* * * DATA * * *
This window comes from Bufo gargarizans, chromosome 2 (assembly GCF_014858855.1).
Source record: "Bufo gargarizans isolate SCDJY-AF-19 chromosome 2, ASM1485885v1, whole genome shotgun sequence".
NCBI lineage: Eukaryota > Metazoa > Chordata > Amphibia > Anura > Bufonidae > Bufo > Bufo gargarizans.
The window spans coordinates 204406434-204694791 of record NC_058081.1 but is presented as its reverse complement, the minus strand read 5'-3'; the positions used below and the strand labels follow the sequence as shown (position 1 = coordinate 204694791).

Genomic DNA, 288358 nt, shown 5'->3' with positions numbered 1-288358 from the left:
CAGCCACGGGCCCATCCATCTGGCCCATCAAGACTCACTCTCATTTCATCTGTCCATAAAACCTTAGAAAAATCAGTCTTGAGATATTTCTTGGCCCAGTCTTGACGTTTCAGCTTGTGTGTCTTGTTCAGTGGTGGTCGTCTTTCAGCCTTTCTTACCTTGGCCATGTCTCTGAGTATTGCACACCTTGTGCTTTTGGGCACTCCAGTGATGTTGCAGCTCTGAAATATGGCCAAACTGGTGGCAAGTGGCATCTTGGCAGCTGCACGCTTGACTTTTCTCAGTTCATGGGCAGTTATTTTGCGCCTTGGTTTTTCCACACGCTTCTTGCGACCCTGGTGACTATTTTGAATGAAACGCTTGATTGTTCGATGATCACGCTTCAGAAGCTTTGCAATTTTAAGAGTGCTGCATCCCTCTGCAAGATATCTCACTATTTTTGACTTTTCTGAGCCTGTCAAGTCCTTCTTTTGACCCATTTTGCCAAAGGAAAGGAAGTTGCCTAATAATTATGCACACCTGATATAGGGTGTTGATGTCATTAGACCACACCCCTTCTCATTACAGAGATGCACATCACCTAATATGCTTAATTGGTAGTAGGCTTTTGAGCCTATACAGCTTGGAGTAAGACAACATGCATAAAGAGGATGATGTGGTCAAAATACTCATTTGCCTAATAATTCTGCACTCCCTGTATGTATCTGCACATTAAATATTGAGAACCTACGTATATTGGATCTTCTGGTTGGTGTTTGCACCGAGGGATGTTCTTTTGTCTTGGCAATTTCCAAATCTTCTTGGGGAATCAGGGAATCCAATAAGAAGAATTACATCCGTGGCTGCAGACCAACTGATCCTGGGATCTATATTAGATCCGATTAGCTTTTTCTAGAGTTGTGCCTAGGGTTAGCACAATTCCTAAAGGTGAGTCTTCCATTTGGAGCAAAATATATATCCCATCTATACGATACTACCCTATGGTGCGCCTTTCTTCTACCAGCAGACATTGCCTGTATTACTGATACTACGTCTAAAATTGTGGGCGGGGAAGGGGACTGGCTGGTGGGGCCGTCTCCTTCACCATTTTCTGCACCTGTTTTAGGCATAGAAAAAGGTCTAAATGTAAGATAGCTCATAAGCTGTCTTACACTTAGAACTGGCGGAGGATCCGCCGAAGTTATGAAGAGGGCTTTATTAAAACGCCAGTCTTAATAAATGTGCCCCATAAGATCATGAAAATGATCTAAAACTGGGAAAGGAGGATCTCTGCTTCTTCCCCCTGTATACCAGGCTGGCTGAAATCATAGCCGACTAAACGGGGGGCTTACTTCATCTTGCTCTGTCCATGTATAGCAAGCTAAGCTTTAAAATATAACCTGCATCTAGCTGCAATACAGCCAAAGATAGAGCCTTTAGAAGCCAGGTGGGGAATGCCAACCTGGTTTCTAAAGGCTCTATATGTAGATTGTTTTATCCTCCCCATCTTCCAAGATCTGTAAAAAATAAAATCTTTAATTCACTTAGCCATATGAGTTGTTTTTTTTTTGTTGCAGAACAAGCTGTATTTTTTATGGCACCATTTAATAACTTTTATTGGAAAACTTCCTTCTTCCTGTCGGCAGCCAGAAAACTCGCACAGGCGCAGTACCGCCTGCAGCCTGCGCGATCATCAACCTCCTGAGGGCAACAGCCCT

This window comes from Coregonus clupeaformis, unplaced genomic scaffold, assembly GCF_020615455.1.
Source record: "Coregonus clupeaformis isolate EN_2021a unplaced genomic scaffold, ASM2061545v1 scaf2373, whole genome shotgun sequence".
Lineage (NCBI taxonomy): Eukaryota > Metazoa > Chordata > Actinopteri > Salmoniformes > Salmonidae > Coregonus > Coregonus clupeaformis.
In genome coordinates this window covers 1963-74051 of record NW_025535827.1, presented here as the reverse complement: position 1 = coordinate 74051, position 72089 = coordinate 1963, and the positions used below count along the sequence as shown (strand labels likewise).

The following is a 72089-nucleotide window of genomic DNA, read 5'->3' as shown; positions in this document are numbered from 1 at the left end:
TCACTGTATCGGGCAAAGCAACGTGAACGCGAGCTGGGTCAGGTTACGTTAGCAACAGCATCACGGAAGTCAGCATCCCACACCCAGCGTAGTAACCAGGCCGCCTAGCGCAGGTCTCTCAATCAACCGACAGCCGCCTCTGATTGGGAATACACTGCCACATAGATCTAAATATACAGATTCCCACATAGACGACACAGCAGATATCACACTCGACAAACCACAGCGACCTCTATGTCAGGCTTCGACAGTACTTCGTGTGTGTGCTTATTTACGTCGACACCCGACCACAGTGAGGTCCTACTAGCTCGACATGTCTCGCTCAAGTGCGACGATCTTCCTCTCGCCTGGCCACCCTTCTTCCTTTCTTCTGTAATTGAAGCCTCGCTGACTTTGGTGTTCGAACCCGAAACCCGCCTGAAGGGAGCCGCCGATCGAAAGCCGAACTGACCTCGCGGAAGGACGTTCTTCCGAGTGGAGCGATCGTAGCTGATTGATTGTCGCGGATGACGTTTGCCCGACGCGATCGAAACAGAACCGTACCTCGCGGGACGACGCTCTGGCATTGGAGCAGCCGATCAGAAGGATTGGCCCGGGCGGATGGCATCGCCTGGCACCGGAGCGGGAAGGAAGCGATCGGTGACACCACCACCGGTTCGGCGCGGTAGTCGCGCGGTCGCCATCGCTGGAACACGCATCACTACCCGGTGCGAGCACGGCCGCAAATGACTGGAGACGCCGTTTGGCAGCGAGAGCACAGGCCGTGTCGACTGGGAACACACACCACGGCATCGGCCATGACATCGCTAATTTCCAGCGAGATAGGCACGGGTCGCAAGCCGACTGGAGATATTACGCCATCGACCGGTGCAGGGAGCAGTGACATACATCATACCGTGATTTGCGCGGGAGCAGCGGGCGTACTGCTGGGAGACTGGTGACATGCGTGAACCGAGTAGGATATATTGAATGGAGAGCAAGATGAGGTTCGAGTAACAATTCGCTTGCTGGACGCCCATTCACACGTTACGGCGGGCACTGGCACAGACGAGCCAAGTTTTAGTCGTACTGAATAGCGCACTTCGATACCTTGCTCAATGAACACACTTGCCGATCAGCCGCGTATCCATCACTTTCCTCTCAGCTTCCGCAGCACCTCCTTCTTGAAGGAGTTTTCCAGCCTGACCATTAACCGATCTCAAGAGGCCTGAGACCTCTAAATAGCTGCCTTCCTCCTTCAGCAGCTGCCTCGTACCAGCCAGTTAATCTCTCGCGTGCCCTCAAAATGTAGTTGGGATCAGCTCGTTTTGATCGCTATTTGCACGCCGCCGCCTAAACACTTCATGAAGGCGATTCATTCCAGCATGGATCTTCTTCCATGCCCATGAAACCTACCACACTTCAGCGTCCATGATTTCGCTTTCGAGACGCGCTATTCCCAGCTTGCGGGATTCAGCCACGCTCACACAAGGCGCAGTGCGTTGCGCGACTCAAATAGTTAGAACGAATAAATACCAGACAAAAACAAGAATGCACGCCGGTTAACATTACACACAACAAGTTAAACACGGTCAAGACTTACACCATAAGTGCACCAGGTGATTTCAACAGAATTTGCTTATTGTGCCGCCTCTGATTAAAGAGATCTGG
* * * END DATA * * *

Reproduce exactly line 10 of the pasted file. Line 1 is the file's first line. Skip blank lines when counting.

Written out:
In genome coordinates this window covers 1963-74051 of record NW_025535827.1, presented here as the reverse complement: position 1 = coordinate 74051, position 72089 = coordinate 1963, and the positions used below count along the sequence as shown (strand labels likewise).